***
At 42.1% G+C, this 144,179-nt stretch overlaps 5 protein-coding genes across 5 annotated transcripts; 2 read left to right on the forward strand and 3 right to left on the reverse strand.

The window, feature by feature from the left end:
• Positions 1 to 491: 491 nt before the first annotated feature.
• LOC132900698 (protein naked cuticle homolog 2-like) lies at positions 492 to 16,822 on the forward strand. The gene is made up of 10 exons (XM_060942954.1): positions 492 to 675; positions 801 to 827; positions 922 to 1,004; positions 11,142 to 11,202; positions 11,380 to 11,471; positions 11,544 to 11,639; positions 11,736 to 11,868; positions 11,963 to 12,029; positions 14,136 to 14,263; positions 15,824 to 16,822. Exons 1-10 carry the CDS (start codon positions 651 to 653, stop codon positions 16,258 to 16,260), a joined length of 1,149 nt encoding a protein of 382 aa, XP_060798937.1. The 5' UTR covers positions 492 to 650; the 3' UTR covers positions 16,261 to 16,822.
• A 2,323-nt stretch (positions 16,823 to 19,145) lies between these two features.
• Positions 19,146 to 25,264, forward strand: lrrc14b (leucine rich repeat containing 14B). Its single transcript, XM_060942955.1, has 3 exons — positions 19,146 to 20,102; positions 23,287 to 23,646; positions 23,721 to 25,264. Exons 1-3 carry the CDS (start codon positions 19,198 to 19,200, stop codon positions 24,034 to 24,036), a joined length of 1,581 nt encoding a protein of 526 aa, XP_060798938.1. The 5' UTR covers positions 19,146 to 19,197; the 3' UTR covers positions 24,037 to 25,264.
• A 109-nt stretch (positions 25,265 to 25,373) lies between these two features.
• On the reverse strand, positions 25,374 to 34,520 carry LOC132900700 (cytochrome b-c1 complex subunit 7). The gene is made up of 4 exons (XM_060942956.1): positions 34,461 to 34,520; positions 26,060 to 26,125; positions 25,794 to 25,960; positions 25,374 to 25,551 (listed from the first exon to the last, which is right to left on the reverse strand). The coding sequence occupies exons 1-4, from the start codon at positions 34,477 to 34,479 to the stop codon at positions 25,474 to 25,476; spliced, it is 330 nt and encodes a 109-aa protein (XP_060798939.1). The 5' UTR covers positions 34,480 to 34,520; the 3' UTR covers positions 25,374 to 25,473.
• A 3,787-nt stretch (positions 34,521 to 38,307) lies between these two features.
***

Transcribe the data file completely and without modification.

At 42.1% G+C, this 144,179-nt stretch overlaps 5 protein-coding genes across 5 annotated transcripts; 2 read left to right on the forward strand and 3 right to left on the reverse strand.

The window, feature by feature from the left end:
• Positions 1 to 491: 491 nt before the first annotated feature.
• LOC132900698 (protein naked cuticle homolog 2-like) lies at positions 492 to 16,822 on the forward strand. The gene is made up of 10 exons (XM_060942954.1): positions 492 to 675; positions 801 to 827; positions 922 to 1,004; positions 11,142 to 11,202; positions 11,380 to 11,471; positions 11,544 to 11,639; positions 11,736 to 11,868; positions 11,963 to 12,029; positions 14,136 to 14,263; positions 15,824 to 16,822. Exons 1-10 carry the CDS (start codon positions 651 to 653, stop codon positions 16,258 to 16,260), a joined length of 1,149 nt encoding a protein of 382 aa, XP_060798937.1. The 5' UTR covers positions 492 to 650; the 3' UTR covers positions 16,261 to 16,822.
• A 2,323-nt stretch (positions 16,823 to 19,145) lies between these two features.
• Positions 19,146 to 25,264, forward strand: lrrc14b (leucine rich repeat containing 14B). Its single transcript, XM_060942955.1, has 3 exons — positions 19,146 to 20,102; positions 23,287 to 23,646; positions 23,721 to 25,264. Exons 1-3 carry the CDS (start codon positions 19,198 to 19,200, stop codon positions 24,034 to 24,036), a joined length of 1,581 nt encoding a protein of 526 aa, XP_060798938.1. The 5' UTR covers positions 19,146 to 19,197; the 3' UTR covers positions 24,037 to 25,264.
• A 109-nt stretch (positions 25,265 to 25,373) lies between these two features.
• On the reverse strand, positions 25,374 to 34,520 carry LOC132900700 (cytochrome b-c1 complex subunit 7). The gene is made up of 4 exons (XM_060942956.1): positions 34,461 to 34,520; positions 26,060 to 26,125; positions 25,794 to 25,960; positions 25,374 to 25,551 (listed from the first exon to the last, which is right to left on the reverse strand). The coding sequence occupies exons 1-4, from the start codon at positions 34,477 to 34,479 to the stop codon at positions 25,474 to 25,476; spliced, it is 330 nt and encodes a 109-aa protein (XP_060798939.1). The 5' UTR covers positions 34,480 to 34,520; the 3' UTR covers positions 25,374 to 25,473.
• A 3,787-nt stretch (positions 34,521 to 38,307) lies between these two features.